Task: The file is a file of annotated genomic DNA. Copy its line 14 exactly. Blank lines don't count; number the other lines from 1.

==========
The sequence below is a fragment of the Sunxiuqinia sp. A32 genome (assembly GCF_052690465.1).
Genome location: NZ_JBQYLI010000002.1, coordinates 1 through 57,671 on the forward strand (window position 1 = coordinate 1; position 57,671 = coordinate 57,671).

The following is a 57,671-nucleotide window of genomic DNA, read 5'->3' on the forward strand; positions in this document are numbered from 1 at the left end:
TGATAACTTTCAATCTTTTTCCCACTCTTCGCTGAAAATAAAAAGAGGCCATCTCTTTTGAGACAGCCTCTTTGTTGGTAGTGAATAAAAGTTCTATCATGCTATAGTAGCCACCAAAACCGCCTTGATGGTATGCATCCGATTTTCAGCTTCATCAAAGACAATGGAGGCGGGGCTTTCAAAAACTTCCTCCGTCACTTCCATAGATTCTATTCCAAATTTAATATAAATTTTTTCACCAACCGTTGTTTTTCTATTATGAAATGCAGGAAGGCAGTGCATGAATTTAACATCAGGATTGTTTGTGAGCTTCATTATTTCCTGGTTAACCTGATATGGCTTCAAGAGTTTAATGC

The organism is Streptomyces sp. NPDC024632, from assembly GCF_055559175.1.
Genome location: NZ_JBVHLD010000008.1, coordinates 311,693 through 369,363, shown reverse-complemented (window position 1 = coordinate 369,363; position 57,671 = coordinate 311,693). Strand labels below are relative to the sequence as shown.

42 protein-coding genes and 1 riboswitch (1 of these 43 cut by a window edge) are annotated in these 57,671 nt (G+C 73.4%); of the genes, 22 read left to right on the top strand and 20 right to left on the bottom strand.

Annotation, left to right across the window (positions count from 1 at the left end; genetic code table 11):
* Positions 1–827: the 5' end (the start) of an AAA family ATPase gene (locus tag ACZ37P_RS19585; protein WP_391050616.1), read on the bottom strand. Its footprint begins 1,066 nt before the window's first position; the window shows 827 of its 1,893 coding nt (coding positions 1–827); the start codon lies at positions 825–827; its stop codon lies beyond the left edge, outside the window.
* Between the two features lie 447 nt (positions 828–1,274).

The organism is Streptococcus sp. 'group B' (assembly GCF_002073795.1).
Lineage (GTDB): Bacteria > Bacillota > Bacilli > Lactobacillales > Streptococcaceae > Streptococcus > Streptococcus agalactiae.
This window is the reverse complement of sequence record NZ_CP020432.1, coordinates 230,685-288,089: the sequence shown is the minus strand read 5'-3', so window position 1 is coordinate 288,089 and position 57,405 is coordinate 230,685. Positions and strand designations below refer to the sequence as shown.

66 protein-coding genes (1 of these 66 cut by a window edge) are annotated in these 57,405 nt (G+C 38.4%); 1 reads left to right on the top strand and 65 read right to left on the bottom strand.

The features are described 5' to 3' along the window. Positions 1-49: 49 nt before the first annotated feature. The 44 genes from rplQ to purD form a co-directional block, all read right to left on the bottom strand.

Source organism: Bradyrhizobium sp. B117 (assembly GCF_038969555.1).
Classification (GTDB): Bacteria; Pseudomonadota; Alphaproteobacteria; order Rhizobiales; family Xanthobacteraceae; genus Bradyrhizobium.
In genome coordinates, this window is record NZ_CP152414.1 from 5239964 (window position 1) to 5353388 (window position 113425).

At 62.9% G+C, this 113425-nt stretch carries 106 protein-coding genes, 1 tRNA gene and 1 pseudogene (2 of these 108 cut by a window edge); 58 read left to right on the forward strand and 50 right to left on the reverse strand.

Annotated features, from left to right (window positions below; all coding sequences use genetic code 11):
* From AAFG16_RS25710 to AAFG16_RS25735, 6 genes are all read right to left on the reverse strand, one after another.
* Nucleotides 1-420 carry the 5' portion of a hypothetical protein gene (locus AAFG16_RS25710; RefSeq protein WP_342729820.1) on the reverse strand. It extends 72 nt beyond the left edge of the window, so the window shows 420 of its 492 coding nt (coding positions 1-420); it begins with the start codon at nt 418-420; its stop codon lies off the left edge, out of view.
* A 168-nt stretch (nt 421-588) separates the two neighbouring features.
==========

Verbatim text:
66 protein-coding genes (1 of these 66 cut by a window edge) are annotated in these 57,405 nt (G+C 38.4%); 1 reads left to right on the top strand and 65 read right to left on the bottom strand.